Assuming a decedent owned property which had appreciated prior to death, a “step up” in basis means the tax basis of the property is raised to match the value of the property on the date of the decedent’s death, lowering the taxable gain on the later sale of the property. Married couples living in separate property states, like Oregon, are allowed a step up in basis only for the deceased spouse’s half of jointly owned property. Married couples living in community property states, on the other hand, are allowed a “double” step up in basis – i.e., both the deceased spouse’s half and the surviving spouse’s half are stepped up.
In addition to authorizing Community Property Trusts, Alaska is unique in the U.S. in that it is the only state to permit couples to selectively choose which of their assets are to become community property. Alaska’s community property benefits are available to non- residents if the trust complies with Alaska situs requirements.
Alaska Community Property Trusts are not appropriate for everyone. Couples who might
benefit from an Alaska Community Property Trust include couples in long-term stable marriages who own valuable real estate, businesses or stock with low basis. Couples in which one spouse is terminally ill may also benefit if they currently hold joint title to their low basis property or if the ill spouse is anticipated to survive for at least one year.
Alaska Decanting Statutes
Alaska’s decanting statutes permit a trust to be modified within certain parameters to better meet a family’s needs. In Oregon, only judicial action can modify a trust. This process either requires the consent of all the beneficiaries or a court-approved equitable deviation.Trustees or beneficiaries might wish to modify an irrevocable trust to:
1. Improve the trust’s governance structure;
2. Change the law applicable to the trust when the terms of the trust don’t facilitate a change to its governing law;
3. Change dispositive provisions;
4. Change the administrative terms of the trust to ensure that the trust provides the proper tools to its fiduciaries for the best management of the trust; or
5. Modernize an outdated trust agreement.
Alaska’s decanting statutes provide trustees and trust beneficiaries flexibility without negative GST tax consequences if certain requirements are met.
Alaska Limited Liability Companies
Alaska’s LLC statutes are among the top-rated in the country for use in conjunction with estate planning and asset protection. Alaska revised its LLC statutes in 2000 to improve the protection that LLC members would have from their individual creditors. Among other things, the legislation made the charging order the exclusive remedy for such creditors. The statutes also expressly prohibit the foreclosure of an LLC interest. Furthermore, a court cannot order the judicial dissolution of an LLC unless the court finds it impossible for the entity to carry on the purpose of the enterprise.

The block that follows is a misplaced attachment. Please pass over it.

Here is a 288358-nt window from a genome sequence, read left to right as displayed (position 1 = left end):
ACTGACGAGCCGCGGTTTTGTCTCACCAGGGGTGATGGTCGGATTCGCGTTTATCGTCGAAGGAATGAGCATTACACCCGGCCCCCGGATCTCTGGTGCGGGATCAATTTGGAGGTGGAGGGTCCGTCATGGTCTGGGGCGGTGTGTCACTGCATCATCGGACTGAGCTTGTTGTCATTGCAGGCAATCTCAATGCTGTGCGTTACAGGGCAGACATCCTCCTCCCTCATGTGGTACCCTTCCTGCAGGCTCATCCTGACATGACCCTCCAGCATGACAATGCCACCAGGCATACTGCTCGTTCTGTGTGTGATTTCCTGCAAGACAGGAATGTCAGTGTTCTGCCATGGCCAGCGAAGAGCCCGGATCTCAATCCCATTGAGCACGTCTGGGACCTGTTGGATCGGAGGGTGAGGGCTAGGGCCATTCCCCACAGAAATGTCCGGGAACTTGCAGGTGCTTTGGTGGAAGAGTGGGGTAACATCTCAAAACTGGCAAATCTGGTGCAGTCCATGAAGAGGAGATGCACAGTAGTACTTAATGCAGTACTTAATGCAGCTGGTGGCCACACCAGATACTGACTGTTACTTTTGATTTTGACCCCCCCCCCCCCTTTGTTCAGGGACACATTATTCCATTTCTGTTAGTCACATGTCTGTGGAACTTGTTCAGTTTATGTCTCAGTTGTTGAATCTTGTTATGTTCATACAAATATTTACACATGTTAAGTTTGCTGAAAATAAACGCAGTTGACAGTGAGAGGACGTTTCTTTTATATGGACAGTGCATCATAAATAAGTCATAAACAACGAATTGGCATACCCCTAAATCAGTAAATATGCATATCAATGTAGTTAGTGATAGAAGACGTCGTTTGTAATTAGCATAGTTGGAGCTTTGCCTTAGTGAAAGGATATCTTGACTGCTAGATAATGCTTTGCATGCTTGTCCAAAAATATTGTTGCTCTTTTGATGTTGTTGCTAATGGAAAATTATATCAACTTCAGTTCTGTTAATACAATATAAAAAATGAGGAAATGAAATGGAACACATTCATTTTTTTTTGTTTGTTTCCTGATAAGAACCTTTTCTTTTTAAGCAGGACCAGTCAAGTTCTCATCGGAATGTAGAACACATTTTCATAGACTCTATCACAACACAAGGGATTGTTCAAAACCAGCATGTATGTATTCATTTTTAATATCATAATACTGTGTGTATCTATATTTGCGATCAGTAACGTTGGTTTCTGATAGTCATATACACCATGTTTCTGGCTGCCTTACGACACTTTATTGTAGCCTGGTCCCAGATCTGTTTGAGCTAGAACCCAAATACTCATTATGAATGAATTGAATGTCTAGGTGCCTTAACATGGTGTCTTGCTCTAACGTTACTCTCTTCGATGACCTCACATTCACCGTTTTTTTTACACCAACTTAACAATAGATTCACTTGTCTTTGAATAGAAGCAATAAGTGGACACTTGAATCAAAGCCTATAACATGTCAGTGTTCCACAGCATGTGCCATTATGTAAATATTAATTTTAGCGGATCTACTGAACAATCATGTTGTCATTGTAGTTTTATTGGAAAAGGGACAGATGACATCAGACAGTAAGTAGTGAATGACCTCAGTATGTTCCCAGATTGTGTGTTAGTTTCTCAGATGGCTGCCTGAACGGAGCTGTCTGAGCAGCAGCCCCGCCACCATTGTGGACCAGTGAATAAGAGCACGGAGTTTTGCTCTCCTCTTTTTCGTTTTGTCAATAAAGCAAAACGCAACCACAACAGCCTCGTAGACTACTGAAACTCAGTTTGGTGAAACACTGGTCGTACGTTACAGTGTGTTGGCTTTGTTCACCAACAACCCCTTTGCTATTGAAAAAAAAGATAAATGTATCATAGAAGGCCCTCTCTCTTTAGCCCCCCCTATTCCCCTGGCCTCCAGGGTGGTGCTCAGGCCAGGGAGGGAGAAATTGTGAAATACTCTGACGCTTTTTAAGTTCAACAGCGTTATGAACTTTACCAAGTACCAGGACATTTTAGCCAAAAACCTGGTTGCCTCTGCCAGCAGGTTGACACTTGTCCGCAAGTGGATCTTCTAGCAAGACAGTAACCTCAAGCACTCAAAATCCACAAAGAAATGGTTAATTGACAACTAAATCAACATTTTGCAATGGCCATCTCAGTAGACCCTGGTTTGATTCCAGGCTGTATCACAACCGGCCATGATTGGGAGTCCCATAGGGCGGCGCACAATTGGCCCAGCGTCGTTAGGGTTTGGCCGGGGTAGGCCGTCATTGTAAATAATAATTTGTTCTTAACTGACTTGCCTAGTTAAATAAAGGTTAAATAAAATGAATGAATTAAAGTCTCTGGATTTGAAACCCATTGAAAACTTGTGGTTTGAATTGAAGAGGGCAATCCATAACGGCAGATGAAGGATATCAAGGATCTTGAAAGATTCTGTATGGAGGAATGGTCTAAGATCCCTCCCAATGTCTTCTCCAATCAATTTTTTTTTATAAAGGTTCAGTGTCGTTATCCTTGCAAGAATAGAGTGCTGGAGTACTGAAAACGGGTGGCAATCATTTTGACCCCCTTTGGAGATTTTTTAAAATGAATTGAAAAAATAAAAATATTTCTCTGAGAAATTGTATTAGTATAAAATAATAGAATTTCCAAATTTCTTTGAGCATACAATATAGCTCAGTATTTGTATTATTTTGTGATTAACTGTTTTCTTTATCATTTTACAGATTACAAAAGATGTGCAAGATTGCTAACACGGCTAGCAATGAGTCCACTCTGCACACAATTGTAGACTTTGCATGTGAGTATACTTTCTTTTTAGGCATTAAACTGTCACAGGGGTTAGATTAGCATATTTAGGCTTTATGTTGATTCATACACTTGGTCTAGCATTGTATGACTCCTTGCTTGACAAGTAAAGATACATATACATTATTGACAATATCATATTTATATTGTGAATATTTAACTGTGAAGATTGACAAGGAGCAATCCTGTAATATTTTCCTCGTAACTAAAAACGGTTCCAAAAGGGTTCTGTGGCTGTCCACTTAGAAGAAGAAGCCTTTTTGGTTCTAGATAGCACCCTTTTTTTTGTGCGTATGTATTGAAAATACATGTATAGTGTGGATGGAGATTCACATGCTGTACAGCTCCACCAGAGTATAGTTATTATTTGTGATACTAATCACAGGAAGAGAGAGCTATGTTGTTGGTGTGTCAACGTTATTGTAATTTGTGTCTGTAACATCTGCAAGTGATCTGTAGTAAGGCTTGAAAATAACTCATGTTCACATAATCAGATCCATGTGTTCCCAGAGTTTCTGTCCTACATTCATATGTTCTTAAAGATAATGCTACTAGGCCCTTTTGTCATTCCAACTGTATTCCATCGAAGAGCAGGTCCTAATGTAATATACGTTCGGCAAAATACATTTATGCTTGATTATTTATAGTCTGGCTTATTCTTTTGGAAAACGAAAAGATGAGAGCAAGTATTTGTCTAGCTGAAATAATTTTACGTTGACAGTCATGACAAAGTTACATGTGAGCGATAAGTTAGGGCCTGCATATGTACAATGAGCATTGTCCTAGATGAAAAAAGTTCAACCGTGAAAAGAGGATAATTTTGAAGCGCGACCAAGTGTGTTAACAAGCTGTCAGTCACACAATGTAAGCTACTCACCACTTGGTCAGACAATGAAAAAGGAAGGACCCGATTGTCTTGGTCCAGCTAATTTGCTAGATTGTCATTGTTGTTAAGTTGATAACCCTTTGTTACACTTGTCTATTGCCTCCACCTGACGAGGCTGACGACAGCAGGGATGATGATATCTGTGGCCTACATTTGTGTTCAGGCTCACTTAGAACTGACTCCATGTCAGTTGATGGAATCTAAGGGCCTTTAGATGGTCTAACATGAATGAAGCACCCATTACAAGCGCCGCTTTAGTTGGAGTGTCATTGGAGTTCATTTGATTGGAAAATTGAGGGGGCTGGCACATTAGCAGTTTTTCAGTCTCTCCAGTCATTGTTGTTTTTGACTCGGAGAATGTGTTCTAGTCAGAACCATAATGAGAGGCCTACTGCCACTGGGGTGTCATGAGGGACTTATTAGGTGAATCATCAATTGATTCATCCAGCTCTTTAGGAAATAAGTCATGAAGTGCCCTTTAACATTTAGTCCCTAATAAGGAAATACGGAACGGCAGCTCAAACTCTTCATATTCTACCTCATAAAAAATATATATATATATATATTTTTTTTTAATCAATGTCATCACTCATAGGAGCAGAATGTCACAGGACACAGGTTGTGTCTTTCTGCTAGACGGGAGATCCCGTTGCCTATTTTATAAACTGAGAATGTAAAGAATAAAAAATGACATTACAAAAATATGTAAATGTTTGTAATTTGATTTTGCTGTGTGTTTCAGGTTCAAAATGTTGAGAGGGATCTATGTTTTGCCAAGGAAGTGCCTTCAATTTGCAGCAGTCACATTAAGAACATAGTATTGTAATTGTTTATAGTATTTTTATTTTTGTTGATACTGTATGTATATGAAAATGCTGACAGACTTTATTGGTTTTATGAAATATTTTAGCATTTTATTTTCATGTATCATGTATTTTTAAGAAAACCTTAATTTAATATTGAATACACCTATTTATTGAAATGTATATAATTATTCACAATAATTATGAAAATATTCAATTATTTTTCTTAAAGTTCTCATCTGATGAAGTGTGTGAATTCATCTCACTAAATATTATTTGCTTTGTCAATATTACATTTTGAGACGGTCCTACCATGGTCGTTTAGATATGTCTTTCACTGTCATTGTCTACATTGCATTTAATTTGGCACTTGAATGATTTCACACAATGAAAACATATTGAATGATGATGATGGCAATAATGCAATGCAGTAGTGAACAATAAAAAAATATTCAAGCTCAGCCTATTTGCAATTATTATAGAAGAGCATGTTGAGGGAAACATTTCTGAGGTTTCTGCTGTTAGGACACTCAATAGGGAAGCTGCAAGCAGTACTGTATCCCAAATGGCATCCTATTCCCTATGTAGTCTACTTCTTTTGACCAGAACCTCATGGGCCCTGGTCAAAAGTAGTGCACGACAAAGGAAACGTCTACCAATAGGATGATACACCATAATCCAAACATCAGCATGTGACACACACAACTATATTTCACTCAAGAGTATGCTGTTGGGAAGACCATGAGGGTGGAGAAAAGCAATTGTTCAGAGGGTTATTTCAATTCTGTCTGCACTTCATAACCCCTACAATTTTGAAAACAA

Other benefits of utilizing Alaska LLCs are the ease and low cost of setting up and maintaining them and the fact that Alaska has no state personal income tax. Given their advantages, Alaska LLCs are frequently used in conjunction with Alaska Asset Protection Trusts, Alaska Dynasty Trusts, and Alaska Community Property Trusts to provide an extra layer of protection and/or as a mechanism for controlling the investments of the trusts.
Alaska Situs Requirements
Statutory requirements necessary to bring a trust within the jurisdiction of Alaska law are as follows:
1. At least some of the trust assets are deposited in Alaska and being administered by a qualified person. (If the trustee does not to have custody of the assets, it is recommend that cash of at least $10,000 be deposited with the trustee, to be held in either a government obligations fund or a tax-free fund.)
2. At all times at least one trustee shall be a “qualified person” under Alaska law.
3. The duties of the Alaska qualified trustee shall include (on an exclusive or nonexclusive basis) maintaining books and records of the trust in Alaska and (also on an exclusive or non-exclusive basis) preparing or arranging for the preparation of the tax returns of the trust.
4. At least part of the administration of the trust shall occur in Alaska, including physically
maintaining trust records in Alaska.
Find out more about the various ways one can benefit from setting up trusts in Alaska. As an experienced trust and estate planning attorney licensed in Alaska, Washington and Oregon, Ted Simpson is in a unique position to help individuals take advantage of Alaska trust law, allowing his Washington and Oregon clients to shelter their assets from taxes and from other creditors.
Attorney at Law
Estate and Tax Planning
Nothing in this communication creates or is intended to create an attorney client relationship with you, constitutes the provision of legal advice, or creates any legal duty to you. If you are seeking legal advice, you should first contact a member of the Closely Held Business Team with the understanding that any attorney client relationship would be subsequently established by a specific written agreement with Harrang Long Gary Rudnick P.C. To maintain confidentiality, you should not forward any unsolicited information you deem to be confidential until after an attorney client relationship has been established.